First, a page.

Harpenden chef swaps surgeon’s blade for kitchen knife

PUBLISHED: 17:59 11 May 2015

TM, Adam Frosh

TM, Adam Frosh

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Many chefs who have trained with Raymond Blanc have gone on to win a coveted Michelin star.

Adam Frosh: Adam Frosh: "Hosting an Elegant Dinner Party: Surgeon in the Kitchen"

But one of his students, an ear, nose and throat surgeon from Harpenden, has taken a different direction altogether - writing a book on how to host the perfect dinner party.

Adam Frosh is an amateur chef who has used his twin passions, cooking and entertaining, as the basis for his book Hosting an Elegant Dinner Party: Surgeon in the Kitchen.

He told the Herts Advertiser: “I have always loved good food. My mum was a great cook – she owned a coffee bar in Camden Passage in Islington. I couldn’t fail to be impressed by my parents who threw parties with ease, and always served good food.”

With his palate broadened by his parents and, later, piqued by meals served at various top restaurants, Adam realised there were certain elements he enjoyed as much as the food.

These aspects included the presentation, ambience and how a dining ‘experience’ was achieved.

Adam explained: “Everyone likes to be made to feel special. People appreciate it when someone has made the effort.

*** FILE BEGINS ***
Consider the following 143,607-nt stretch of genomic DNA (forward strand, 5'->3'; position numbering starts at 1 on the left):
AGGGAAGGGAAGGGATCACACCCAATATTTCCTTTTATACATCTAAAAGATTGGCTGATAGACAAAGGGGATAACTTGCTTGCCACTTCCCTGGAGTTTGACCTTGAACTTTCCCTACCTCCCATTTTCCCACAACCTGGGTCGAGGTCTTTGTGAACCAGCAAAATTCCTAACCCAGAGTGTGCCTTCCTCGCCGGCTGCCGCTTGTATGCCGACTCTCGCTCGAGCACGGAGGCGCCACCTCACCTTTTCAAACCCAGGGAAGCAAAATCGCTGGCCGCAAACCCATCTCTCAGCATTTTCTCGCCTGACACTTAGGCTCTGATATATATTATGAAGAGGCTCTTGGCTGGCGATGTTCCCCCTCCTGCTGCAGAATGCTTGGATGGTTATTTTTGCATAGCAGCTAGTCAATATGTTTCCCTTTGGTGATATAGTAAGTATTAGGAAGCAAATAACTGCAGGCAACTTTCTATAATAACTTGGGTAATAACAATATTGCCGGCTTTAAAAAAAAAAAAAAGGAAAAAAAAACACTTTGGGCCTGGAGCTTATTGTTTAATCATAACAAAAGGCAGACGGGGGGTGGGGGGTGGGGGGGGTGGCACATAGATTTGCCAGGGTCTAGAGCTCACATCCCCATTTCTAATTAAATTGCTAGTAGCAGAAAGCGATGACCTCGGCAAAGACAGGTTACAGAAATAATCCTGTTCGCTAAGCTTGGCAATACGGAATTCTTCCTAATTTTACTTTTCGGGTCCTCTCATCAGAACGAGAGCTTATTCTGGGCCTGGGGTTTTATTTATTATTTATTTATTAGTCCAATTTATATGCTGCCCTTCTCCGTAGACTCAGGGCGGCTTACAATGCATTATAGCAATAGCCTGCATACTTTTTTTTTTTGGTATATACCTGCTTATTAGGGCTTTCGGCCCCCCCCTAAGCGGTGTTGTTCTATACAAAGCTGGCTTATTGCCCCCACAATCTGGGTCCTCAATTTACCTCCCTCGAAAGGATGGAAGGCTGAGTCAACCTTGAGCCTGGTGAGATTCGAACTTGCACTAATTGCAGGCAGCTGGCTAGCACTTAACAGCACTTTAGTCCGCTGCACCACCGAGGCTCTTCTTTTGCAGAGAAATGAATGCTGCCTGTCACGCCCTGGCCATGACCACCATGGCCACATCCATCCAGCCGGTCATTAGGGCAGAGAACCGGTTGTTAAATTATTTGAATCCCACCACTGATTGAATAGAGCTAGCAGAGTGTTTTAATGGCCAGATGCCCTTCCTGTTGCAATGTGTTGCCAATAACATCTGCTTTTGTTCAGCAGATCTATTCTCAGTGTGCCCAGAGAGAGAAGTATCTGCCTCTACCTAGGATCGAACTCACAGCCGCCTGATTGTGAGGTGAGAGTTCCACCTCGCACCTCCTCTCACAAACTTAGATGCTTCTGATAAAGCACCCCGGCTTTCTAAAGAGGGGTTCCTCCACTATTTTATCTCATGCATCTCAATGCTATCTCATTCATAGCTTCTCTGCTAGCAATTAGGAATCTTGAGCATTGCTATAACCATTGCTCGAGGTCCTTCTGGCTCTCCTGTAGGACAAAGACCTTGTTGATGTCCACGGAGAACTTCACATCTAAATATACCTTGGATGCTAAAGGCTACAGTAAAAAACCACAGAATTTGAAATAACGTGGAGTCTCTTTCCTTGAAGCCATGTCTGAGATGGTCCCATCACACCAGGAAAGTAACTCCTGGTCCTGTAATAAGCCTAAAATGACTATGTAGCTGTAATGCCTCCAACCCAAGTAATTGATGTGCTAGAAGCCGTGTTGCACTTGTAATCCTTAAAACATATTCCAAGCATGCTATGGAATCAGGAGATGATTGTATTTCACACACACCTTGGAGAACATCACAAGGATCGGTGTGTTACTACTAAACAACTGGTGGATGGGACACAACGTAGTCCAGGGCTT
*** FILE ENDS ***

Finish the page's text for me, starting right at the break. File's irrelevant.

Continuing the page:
“But there aren’t many books that combine both the presentation and preparation of food and the table, so I thought, why not put that in a book?”

Adam shows readers how to plan, prepare, and cook for the perfect dinner party.

He advises planning at least two months in advance, and inviting between eight and 12 guests.

And he has Raymond Blanc to thank for improving some of his culinary skills.

The surgeon attended the Raymond Blanc Cookery School at Belmond Le Manoir aux Quat’Sainsons, where the great chef himself passed on some invaluable tips.

Adam said: “Raymond was observing the class and he said to me, ‘there have been other surgeons coming here and I had to say to them – the same as I am going to tell you – you are holding the knife incorrectly, like a surgeon, not like a chef!’”

Apart from advice on how to arrange a table, Adam has cocktail recipes including for a “Hanky-Panky”, and five menus, each with seven courses, to choose from.

For those hosting such parties he advises: “The more alcohol you consume, the worse your organisation ability becomes. Therefore, go steady with the champagne and wine… you need to have a clear head for the preparation and serving of most of the meal.”

In his book Adam, who attends NHS patients and those at private hospitals such as the Spire in Harpenden, writes that “surgery is very much a hands-on craft.

“Cooking is very similar … there is an absolute need to pay full attention to detail.

“Like good wine, good food works at its best when shared. An elegant dinner party is the ultimate expression of that collective desire to share a superlative experience.”

Hosting an Elegant Dinner Party: Surgeon in the Kitchen is available from surgeoninthekitchen.co.uk


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